Pokemon Go: Fad or Revolution?

What’s that in the sky? A bird? A plane? No! Its the Pokemon Inquisition!

gooooooooooooooo

You can smell it in the air, It’s 1996 all over again and people are out in droves reliving their childhoods on the new phone app, Pokemon Go. Stories about this game are everywhere and I have no doubt that you as a reader have heard about the latest Pokemon game–maybe even the point of being sick of all the coverage! That’s why today I want to talk about Pokemon Go in the big picture of things, where this game will be in a few years, and the likely course of its eventual phasing out or rising to fame. In this way, when you see all these articles about how an entire park of people ran to catch a Charizard or all the supposed stories of shootings taking place over the game you’ll be able to take it all with a grain of salt and move on to more important things in your life. (Disclaimer: I am aware that some of the stories on the internet are true involving violence and pokemon Go, whether it be negligence behind the wheel or people being mugged when going to certain PokeStops which I absolutely do not condone, however I also know that these types of fads tend to bring in a lot of drama for the sake of adding drama so you have to only believe what you research first. Not grazing through your facebook feed mindlessly.)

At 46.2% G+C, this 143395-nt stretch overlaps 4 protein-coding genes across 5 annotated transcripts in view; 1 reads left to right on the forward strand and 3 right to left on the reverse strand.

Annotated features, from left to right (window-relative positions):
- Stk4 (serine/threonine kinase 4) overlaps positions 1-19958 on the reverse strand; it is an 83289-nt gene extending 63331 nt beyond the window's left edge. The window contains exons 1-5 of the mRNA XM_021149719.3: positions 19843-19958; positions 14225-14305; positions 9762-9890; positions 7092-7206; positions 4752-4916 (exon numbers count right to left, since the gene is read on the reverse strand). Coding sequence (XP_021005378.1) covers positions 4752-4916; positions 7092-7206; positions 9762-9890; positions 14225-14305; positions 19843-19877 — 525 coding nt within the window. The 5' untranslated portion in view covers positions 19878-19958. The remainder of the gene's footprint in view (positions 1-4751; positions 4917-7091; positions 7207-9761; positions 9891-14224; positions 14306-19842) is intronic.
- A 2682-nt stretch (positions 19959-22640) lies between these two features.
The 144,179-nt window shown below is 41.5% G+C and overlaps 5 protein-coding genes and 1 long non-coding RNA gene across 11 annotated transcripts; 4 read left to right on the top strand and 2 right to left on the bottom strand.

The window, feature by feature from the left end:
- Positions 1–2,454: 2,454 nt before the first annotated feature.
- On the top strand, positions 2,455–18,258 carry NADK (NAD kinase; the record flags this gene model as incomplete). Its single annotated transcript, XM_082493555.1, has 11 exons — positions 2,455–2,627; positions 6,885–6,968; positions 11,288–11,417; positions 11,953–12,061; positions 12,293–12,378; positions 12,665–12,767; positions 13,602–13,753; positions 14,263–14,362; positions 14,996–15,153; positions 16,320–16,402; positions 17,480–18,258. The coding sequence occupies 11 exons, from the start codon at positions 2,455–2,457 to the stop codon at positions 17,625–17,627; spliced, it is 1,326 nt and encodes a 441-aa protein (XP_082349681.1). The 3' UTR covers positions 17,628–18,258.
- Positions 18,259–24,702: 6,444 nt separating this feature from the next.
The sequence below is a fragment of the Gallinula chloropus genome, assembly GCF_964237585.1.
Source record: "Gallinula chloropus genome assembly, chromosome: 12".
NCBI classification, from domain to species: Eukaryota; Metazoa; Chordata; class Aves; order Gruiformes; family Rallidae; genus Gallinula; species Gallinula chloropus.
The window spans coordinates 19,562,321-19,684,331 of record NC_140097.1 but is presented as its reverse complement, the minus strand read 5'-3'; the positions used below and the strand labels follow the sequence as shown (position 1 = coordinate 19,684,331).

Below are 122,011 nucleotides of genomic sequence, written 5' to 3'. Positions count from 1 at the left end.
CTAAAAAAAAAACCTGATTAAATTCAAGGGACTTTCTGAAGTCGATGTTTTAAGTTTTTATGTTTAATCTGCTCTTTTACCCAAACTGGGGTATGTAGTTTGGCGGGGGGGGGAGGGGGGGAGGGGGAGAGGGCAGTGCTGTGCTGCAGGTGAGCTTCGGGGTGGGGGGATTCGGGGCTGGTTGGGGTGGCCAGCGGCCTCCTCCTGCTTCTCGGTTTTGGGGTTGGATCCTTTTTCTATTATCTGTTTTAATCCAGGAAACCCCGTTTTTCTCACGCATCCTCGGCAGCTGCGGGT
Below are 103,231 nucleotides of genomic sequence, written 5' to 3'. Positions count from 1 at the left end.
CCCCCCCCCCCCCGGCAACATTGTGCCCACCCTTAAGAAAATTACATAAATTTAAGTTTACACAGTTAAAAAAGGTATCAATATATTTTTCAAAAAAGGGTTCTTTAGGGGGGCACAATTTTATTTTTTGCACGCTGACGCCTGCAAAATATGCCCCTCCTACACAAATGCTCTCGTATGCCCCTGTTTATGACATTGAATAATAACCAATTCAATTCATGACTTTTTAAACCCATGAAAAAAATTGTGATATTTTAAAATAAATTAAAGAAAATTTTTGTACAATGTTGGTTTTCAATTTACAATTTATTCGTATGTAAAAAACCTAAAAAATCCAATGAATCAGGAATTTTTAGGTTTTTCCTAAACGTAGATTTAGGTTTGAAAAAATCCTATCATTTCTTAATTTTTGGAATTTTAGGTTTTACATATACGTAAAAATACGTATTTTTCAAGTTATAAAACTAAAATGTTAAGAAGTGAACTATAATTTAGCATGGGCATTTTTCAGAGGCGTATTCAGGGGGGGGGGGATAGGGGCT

So, Pokemon Go was developed by Niantic Inc. The same guys who made Ingress which, somehow no one seems to know about despite the striking similarities to Pokemon Go. With Ingress you were on one of two teams and it was each team’s objective to coordinate and work together to capture portals that were set up at various real-world places. The theme was more centered around hacking and spy based work as every player in Ingress was an agent rather than a trainer (for more info see Watchdogs_2). To get these portals you had to hack in and spend energy to weaken down the portal, or, if it was your portal you could place additional security measures to keep it in your control for a longer period of time. Walking around your town allowed you to pick up more energy to assist in your hacking endeavors and having more portals under your control created grids in your town of control, and the bigger the grid the more resources you had at your disposal. Sound familiar? The portals are Pokestops, energy is simply replaced with your creature and how strong it is and your end goal is to get enough gyms to pull in more coins to get more of everything.

So while Pokemon Go is not a copy paste of Ingress, we can deduce that because of its similar features and game-play mechanics that Pokemon Go will play very similarly to this older game. Really the only thing that divides the two at a conceptual level are…the Pokemon themselves. With Ingress you had to be a higher level player to get most of the bigger portals sure, but, whether you are at level 1 or max level you could contribute to the hacking of a portal, whereas in Pokemon Go, you could very easily get yourself to max level and have garbage Pokemon. Now I know some of you are thinking, “but the higher level trainer I am, the higher level Pokemon I can catch so how could any of them be garbage?” Its this question alone that will decide Pokemon’s Go fate in the coming years.